Energy transition

The electricity industry at a crossroads

A series of analysis by Claude Crampes and Thomas-Olivier Léautier also published on the Florence School of Regulation blog.

  • In today’s new world, an aspect of the energy transition is the intention to decarbonise energy production. It follows that tomorrow’s energy sources will be predominantly electric. There are nevertheless major differences of opinion as to the qualities of electricity production methods, whether they be nuclear, wind, photovoltaic, hydraulic or the burning of fossil fuels. By contrast, consensus seems to reign when it comes to the quality of electricity at the point of consumption. 

  • Decarbonising electricity production is an essential step in reducing our society's greenhouse gas emissions and limiting global warming.  Many countries have therefore engaged in the transition towards a new world in which the majority of megawatt hours are produced using renewable energy sources, mainly wind or solar energy.  To that end, they have distributed massive subsidies over the past decade: 101 billion dollars in 2012 alone, 57 billion of that in the European Union.[1]  A recent academic study using British data provides a clearer understanding of this "new world". This post presents two of the study's key findings: first, the difficult coexistence of renewable and traditional technologies, and second the need to maintain renewable energy subsidies.

  • The French transmission system operator, RTE, has recently started implementation of an electric power capacity mechanism, to be operational on 1 January 2017,which aims at ensuring France’s generation adequacy, i.e., ensuring that installed generation capacity will exceed demand under almost every circumstance. Other European countries are implementing or considering implementation of capacity mechanisms.  This post describes the genesis of these mechanisms, then examines their pros and cons.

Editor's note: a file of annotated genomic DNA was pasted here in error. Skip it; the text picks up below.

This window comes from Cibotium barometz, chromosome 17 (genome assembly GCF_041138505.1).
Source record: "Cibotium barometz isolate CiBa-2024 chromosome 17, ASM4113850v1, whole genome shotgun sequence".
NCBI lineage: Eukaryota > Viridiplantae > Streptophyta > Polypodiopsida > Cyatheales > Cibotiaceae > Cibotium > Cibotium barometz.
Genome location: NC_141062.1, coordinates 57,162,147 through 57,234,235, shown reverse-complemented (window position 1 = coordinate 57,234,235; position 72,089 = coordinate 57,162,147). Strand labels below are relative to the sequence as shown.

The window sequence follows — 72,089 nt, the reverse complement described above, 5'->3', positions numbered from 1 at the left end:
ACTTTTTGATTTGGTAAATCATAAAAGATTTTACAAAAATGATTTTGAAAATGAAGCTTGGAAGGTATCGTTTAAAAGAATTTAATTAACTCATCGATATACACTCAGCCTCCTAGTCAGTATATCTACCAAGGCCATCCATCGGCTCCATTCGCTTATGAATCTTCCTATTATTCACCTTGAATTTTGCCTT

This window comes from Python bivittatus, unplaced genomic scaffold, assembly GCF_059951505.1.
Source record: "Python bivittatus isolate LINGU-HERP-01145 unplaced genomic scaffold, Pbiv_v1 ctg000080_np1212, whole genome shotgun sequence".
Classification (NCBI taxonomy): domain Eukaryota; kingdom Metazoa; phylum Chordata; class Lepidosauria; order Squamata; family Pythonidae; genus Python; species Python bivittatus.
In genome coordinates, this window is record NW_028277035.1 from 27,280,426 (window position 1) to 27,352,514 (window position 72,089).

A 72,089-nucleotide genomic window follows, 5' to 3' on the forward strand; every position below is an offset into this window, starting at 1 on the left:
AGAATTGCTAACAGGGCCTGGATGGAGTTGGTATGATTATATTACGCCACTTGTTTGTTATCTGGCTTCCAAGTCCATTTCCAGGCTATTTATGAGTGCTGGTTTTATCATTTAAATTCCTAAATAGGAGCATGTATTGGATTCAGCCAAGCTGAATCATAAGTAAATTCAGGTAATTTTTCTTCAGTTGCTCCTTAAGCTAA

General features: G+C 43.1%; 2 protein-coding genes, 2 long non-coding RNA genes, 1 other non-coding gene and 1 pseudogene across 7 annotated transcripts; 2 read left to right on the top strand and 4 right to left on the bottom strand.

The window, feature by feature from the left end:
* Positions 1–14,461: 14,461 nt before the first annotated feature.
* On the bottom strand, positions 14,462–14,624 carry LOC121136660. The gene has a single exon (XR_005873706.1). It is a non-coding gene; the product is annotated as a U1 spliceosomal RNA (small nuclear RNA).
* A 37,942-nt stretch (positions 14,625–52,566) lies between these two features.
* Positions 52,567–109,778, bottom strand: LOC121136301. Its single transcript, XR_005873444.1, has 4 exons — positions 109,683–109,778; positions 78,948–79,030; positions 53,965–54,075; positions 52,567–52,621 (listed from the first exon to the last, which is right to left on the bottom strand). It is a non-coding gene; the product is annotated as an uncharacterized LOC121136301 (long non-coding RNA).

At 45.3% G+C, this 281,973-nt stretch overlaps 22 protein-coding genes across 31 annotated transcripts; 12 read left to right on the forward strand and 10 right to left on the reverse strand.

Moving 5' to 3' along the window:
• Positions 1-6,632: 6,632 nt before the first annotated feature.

• The recent visit of President Hollande to French West Indies is an opportunity to discuss one of the components of France’s Contribution to the Public Electricity Service, namely the compensation for higher cost of production in zones that are not connected to the continental French power grid (Corsica, overseas departments, Saint Martin, Saint Barthélemy, Saint Pierre and Miquelon, the Brittany Islands of Molène, Ouessant, and Sein, the Glénan archipelago and the Chausey Channel Islands).

  • In France, while the Energy Transition for Green Growth legislation remains in draft form due to disagreements between the Senate and the National Assembly, the Senate is debating draft legislation on promoting Growth, Activity and Equal Economic Opportunities (known as the Loi Macron), which the government passed through the Assembly using Constitutional Article 49-3. In the course of this debate seventeen senators have tabled an amendment to regulate the access of big industrial consumers of energy to megawatt hours generated by renewable energy sources. To not use the Energy Transition bill as the vehicle for this initiative is part of a parliamentary strategy, an analysis of which does not fall within the remit of the authors of this blog. However, because yet again the issue of distorting market mechanisms has been raised, economic discussion is warranted.